How Strauss-Kahn's world fell apart
Key events in the saga of former IMF chief Dominque Strauss-Kahn, a high-profile figure in French politics and global economics facing trial on sexual assault charges in New York.
- May 14: Strauss-Kahn is pulled off a Paris-bound flight minutes before take-off and arrested at New York's JFK airport.
He is accused of a sexual assault on a maid in his suite at the luxury Sofitel hotel in midtown Manhattan.
- May 15: The 62-year-old French veteran politician, who denies the accusations, is charged with "criminal sexual act, unlawful imprisonment, attempted rape" of the 32-year-old unnamed woman employee of the hotel.
His wife, French television journalist Anne Sinclair, says she has "no doubt his innocence will be established."
The case shakes political life in France, where Strauss-Kahn had been widely tipped as presidential favorite. Opposition French ministers make claims of a "plot" and "trap" against him.
In Washington, the IMF insists business continues as usual, calls on acting director John Lipsky to step into management role.
- May 16: New York judge accepts prosecution argument that independently wealthy and well-connected Strauss-Kahn was a flight risk; denies bail despite offer of $1 million dollar bond.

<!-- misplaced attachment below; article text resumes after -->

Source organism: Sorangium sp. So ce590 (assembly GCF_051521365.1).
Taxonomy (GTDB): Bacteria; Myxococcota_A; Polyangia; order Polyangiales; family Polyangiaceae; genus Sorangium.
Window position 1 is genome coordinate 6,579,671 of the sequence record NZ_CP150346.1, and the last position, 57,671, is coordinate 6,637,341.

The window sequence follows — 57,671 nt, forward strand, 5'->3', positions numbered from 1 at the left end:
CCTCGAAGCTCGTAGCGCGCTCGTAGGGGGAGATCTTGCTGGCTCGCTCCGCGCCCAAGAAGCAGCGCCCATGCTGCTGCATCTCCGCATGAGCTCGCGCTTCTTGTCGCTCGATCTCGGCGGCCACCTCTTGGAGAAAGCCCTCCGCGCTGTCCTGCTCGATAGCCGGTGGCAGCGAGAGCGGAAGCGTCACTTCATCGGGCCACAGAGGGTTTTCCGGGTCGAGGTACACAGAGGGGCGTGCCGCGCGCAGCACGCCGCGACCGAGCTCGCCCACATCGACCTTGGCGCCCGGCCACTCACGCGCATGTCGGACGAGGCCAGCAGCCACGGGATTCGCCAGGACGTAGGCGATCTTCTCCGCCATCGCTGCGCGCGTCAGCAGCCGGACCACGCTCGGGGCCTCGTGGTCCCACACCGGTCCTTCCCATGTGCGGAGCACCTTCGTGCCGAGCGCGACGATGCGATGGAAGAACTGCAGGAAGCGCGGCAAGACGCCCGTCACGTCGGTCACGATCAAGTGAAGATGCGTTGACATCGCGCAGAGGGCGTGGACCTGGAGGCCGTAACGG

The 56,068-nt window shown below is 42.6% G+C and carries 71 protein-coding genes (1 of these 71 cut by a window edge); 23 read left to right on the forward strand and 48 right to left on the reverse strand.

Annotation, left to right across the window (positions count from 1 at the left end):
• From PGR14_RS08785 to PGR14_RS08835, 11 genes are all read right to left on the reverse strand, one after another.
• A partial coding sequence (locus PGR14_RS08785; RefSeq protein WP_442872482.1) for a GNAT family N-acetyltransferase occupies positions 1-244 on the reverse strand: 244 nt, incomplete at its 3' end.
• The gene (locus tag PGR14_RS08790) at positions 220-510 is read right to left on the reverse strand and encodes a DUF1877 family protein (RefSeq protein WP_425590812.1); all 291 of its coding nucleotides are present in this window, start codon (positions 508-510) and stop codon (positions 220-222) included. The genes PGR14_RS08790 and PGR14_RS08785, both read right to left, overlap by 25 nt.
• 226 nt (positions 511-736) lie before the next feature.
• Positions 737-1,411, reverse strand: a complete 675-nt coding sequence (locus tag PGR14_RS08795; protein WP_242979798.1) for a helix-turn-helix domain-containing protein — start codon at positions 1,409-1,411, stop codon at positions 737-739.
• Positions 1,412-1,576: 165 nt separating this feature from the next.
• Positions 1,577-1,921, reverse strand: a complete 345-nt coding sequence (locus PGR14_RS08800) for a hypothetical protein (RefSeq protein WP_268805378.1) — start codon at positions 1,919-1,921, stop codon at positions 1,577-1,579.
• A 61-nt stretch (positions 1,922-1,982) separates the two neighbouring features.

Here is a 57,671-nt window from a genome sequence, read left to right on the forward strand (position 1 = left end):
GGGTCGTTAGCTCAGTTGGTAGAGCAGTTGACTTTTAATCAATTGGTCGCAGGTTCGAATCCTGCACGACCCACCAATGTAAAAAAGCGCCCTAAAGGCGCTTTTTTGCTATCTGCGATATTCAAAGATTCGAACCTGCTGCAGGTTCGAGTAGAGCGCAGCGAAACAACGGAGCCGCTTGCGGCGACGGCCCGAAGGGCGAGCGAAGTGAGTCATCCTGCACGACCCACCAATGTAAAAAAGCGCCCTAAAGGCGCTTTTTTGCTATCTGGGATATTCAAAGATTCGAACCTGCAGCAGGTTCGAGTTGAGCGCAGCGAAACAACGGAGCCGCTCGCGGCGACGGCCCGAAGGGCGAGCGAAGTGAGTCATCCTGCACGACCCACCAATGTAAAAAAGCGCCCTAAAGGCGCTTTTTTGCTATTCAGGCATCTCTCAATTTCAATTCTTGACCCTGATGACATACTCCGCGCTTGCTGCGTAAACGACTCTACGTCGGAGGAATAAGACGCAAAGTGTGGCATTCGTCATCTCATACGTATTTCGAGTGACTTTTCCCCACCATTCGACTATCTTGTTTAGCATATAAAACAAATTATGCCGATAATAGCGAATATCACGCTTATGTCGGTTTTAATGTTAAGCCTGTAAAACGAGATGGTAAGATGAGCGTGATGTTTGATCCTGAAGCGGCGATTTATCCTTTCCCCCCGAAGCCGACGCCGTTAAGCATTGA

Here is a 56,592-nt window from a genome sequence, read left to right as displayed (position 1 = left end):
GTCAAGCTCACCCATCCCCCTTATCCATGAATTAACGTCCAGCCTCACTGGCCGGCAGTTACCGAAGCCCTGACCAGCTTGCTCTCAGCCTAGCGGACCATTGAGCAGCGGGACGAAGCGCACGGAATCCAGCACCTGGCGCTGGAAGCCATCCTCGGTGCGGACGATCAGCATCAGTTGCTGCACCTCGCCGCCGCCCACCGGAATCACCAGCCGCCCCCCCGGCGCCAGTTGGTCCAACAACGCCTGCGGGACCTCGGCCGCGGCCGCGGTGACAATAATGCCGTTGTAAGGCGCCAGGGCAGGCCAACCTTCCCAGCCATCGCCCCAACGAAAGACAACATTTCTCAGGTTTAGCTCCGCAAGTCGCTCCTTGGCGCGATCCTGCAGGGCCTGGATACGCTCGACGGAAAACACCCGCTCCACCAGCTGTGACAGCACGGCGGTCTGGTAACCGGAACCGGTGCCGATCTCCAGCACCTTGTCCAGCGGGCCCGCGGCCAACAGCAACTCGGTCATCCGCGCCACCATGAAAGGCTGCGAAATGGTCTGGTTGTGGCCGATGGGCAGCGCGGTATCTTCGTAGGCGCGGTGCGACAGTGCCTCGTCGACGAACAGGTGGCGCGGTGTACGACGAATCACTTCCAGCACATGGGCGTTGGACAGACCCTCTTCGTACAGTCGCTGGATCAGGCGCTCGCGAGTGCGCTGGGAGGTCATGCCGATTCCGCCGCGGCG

He is sent to New York's sprawling Rikers Island prison. In total, with the seven charges levied against him, he faces between 15 to 74 years behind bars.
High-profile defense attorneys William Taylor and Benjamin Brafman sign on to argue from Strauss-Kahn's corner.
Sinclair arrives in New York from Paris.
- May 17: Strauss-Kahn is reportedly under a suicide watch on Rikers Island.
The victim is said to be living through "extraordinary" trauma since the alleged attack, according to her lawyer.
US Treasury Secretary Timothy Geithner says Strauss-Kahn is "obviously not in the position to run the IMF."
- May 18: The victim, an immigrant from the West African nation of Guinea, testifies behind closed doors at a grand jury hearing. Her lawyer denies she had a consensual relations with Strauss-Kahn.
New York police conduct forensic search of hotel suite.
May 19: Strauss-Kahn resigns as head of the IMF, and denies "with the greatest possible firmness all of the allegations that have been made" against him.
He is formally indicted by the grand jury and the seven charges against him are confirmed.
Bail is granted after he agrees to post $1 million cash, submit to round-the-clock surveillance under house arrest and wear an ankle monitoring bracelet.
He is set to leave prison Friday. The next hearing, during which Strauss-Kahn could enter a plea, is set for June 6.
© 2011 AFP